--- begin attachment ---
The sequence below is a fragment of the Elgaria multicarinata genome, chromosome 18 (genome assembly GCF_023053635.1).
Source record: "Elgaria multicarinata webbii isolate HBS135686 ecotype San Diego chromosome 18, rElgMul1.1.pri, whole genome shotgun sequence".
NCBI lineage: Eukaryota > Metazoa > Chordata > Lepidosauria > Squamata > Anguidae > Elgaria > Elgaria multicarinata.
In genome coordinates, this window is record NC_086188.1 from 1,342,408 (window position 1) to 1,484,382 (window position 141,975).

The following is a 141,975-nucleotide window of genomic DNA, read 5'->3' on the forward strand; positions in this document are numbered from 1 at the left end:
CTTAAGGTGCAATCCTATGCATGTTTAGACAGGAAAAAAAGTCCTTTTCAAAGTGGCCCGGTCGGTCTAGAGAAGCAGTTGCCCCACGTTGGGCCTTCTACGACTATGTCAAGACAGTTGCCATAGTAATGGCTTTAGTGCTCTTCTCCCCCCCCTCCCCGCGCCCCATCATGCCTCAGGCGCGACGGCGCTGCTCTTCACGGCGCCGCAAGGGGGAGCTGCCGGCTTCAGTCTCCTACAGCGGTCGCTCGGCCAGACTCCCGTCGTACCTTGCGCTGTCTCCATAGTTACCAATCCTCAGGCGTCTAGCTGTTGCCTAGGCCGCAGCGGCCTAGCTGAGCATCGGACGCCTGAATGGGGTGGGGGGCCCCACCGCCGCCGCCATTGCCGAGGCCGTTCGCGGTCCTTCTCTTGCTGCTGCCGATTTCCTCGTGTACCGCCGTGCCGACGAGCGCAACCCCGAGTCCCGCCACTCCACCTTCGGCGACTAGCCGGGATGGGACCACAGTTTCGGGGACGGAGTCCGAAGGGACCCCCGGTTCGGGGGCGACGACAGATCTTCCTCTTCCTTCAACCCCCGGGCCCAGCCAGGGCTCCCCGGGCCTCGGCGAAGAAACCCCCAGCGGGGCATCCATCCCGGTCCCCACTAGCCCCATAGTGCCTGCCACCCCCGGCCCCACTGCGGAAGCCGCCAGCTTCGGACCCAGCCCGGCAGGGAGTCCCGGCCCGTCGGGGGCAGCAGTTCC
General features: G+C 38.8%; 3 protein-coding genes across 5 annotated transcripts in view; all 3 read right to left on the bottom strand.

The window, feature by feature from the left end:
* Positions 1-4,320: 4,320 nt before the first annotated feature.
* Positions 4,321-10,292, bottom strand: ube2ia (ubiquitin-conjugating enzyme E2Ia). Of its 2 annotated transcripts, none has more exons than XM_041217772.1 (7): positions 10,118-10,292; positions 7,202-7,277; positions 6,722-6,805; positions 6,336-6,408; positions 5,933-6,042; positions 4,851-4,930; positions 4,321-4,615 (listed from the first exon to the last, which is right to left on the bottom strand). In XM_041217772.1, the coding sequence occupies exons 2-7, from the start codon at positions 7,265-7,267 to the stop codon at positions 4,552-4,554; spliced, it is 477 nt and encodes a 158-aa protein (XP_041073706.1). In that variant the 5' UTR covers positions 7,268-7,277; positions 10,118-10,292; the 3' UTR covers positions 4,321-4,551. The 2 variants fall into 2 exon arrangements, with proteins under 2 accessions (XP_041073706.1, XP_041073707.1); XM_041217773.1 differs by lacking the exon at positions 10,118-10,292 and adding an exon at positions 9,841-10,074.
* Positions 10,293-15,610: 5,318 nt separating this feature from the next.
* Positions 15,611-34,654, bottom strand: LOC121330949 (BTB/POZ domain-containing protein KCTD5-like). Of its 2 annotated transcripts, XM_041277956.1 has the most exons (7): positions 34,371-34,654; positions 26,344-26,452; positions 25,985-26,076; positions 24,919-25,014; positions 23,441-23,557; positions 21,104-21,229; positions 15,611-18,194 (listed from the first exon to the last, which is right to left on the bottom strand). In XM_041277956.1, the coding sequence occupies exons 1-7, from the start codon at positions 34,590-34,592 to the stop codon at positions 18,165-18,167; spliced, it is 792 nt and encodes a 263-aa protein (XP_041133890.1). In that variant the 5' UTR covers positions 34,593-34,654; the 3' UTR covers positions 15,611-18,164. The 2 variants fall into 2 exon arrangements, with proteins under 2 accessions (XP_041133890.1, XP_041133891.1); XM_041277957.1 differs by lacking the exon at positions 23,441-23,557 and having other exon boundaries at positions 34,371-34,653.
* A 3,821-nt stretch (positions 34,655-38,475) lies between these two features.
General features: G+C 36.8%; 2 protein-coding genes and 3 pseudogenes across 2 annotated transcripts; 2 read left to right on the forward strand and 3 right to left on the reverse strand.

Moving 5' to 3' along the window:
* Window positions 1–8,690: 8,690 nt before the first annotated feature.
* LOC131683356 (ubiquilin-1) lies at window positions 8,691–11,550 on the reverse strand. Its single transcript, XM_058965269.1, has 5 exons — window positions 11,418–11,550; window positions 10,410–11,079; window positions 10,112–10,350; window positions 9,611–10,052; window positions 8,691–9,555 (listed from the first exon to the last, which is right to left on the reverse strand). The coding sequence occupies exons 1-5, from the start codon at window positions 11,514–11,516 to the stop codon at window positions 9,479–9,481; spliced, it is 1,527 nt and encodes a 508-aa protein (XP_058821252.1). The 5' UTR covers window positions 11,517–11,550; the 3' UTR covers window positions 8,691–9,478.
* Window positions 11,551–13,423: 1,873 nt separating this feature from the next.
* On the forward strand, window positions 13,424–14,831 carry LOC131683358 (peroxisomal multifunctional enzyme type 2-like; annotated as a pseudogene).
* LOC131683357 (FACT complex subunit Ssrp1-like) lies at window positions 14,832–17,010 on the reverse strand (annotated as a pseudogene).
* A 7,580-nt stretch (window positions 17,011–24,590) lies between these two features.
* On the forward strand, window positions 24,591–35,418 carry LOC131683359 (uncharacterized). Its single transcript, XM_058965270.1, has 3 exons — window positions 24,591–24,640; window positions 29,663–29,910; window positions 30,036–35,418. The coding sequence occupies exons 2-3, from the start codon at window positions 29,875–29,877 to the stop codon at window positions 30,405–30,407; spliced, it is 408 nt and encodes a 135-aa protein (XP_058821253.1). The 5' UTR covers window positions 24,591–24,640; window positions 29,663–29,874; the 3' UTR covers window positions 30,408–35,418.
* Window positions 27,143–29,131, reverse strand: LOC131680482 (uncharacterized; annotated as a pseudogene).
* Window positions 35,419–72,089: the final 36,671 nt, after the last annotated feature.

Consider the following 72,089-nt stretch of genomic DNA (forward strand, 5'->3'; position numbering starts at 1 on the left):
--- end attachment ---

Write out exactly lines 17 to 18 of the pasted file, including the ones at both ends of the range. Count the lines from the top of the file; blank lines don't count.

* LOC131683356 (ubiquilin-1) lies at window positions 8,691–11,550 on the reverse strand. Its single transcript, XM_058965269.1, has 5 exons — window positions 11,418–11,550; window positions 10,410–11,079; window positions 10,112–10,350; window positions 9,611–10,052; window positions 8,691–9,555 (listed from the first exon to the last, which is right to left on the reverse strand). The coding sequence occupies exons 1-5, from the start codon at window positions 11,514–11,516 to the stop codon at window positions 9,479–9,481; spliced, it is 1,527 nt and encodes a 508-aa protein (XP_058821252.1). The 5' UTR covers window positions 11,517–11,550; the 3' UTR covers window positions 8,691–9,478.
* Window positions 11,551–13,423: 1,873 nt separating this feature from the next.